Apart from passing references, I’ve never made this the focal issue of any post or tweet, but it is a pet hate of mine in the way Twitter works.
The baying mob is easy to see in the trolls that inhabit comment threads of pretty much all on-line content these days, so much so that it’s a meme to simply refer to them as trolls, and practically discount or disable all such un-moderated threads. Twitter is of course almost all thread and little content.
My particular pet-hate is the immediate “like” of a put-down response. Disagreeing is always easier than constructive dialogue and shared disagreement is made instant by the like facility. Almost invariably an immediate put-down is at minimum a straw-man that misrepresents the point, a thinly disguised ad-hominem or more often a blatant insult like “silly” or something even less polite. Before any dialogue is possible disagree’ers pile-in on the put-down. Some people’s timelines in blogs and social media have their “numbers” swollen by hoards of people who share a common basis for disagreement, whatever the specific point at issue and its worthiness of dialogue.
It’s mob rule. Populism. Tyranny of a (numerical) majority.
[Worse still, many such trolls are of course key-word-triggered bots
– but few people keep their Twitter following clear of such dross.]
[Post Note: As I say, I’ve mentioned this “baying-mob” effect many times before, and it is very much part of the right to offend with satirical humour story – The Court Jester.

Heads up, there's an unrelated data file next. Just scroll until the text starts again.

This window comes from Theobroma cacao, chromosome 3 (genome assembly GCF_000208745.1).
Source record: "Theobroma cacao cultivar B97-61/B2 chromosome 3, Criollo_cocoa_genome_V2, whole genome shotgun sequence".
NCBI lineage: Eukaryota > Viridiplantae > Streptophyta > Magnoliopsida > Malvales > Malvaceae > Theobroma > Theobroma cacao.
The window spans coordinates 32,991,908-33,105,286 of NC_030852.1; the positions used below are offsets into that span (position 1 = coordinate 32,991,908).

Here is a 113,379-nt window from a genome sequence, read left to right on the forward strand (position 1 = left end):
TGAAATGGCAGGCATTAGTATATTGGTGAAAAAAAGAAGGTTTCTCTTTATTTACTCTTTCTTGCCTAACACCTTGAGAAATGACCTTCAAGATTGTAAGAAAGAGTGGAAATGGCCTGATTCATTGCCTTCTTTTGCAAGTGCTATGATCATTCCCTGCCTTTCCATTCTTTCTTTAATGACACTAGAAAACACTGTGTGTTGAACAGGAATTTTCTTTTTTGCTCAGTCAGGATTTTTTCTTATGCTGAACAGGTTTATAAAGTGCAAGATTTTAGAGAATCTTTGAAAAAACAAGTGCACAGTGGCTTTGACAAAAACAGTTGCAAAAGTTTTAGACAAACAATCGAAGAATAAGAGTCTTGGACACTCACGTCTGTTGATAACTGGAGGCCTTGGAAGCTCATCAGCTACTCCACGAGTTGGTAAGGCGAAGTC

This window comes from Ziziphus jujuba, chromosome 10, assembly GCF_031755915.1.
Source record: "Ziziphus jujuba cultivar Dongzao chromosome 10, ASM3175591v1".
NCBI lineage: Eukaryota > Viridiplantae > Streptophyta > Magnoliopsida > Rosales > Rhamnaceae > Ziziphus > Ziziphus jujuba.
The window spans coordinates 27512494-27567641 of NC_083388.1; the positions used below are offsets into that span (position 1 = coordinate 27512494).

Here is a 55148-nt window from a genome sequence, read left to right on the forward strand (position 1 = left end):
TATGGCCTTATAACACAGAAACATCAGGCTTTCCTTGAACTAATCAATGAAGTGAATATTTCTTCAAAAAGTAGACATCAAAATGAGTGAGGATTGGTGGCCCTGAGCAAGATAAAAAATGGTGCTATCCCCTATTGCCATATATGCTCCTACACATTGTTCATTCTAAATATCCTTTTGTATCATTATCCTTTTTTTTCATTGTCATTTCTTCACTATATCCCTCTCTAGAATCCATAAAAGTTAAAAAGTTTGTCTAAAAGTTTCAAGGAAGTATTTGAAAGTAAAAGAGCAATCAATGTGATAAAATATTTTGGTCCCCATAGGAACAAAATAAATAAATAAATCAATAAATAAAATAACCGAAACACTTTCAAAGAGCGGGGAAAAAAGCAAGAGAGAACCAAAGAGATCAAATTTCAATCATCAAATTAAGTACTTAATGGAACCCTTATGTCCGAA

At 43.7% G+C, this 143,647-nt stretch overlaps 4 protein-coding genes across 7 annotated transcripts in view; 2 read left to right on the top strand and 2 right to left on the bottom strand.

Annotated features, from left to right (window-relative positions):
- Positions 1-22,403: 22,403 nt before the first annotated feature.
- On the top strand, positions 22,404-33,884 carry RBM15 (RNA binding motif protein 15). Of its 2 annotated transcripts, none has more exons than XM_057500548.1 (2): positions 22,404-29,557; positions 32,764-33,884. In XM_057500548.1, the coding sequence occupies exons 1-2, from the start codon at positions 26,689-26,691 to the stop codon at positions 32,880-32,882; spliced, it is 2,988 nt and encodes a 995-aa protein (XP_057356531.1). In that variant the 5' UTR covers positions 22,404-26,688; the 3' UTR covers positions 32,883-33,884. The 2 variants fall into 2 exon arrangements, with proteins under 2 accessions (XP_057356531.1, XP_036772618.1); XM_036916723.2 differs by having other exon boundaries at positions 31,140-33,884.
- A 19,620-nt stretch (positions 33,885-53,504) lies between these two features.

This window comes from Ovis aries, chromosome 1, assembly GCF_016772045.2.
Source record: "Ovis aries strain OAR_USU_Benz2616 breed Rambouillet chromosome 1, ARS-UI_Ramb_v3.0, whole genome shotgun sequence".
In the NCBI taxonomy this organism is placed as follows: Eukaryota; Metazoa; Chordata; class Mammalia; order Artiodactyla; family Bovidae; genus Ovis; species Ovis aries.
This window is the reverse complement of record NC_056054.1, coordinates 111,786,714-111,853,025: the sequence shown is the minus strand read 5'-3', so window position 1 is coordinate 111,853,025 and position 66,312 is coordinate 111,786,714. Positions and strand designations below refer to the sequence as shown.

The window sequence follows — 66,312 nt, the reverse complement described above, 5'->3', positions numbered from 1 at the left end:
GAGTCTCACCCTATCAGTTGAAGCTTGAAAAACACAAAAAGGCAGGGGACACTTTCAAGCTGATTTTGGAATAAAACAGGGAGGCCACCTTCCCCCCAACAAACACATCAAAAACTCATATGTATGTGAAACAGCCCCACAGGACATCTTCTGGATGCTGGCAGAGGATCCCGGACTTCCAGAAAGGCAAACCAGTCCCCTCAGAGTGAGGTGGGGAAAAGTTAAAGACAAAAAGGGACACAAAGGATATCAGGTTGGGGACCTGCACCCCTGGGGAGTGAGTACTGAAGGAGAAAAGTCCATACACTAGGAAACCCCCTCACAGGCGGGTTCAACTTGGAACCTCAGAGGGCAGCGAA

This morning, following the Parson’s Green incident:
â” Mayor of London (@MayorofLondon) September 15, 2017
So sick of this nexus of ideologies and attitudes; wilful ignorance, fake news and glee at their own misplaced sense of wit.
â” Bob Churchill (@bobchurchill) September 15, 2017
Yep, already there, working on it. Main obstacle to progress in social-media connected world.
â” Ian Glendinning (@psybertron) September 15, 2017
Everyone has their own agenda, and all agendas are ultimately political – even naming the topic and naming any opposing views are political. Great (political) care is taken in the first tweet from the mayor, in how the word “terrorist” is confirmed. However as Bob points out as soon as “the baying mob” pile into the thread, everyone else’s agendas are piled on the original point. A nexus of ideologies.(*)
The problem is not so much “offence” as disrespect – opportunistically diverting the thread to competing agendas, with the help of wise-cracks, as if attempted humour makes it OK to do so. I’ve not even read the thread, but I already know the “part & parcel of Parsons Green” meme. Leave offensive satirical humour to the professionals we can respect (eg Frankie Boyle) in the meantime respect the people and motives in the original thread by not hijacking it.
Competing agendas is a key point in this – with maximum clamour for attention in the streams of media – competitions get binary between the no-brainer extremes, nuance is trampled over. A mob all toeing the line with short-sharp versions of their chosen party line – an echo-chamber of competing echo-chambers. The odd funny crack or meme may result, but the chances they add anything to solving the original problem is miniscule – much more likely to add to one or both competing echo-chambers.
The problem is disrespect of other parties’ positions – not least the person that started the conversation. No one has the right not to be offended, but no-one has the right to disrespect another’s position with attempts to divert the conversation towards your own ideology with (or without) spurious humour. That disrespect is the offense.]
[Post Post Note (*) That nexus of ideologies is the point I am making to SitP (Skeptics in the Pub) – that, whatever the topic, all debates / presentations / Q&A converge on this same clash of conflicting ideologies, UNLESS it is dialogue conducted with respect.]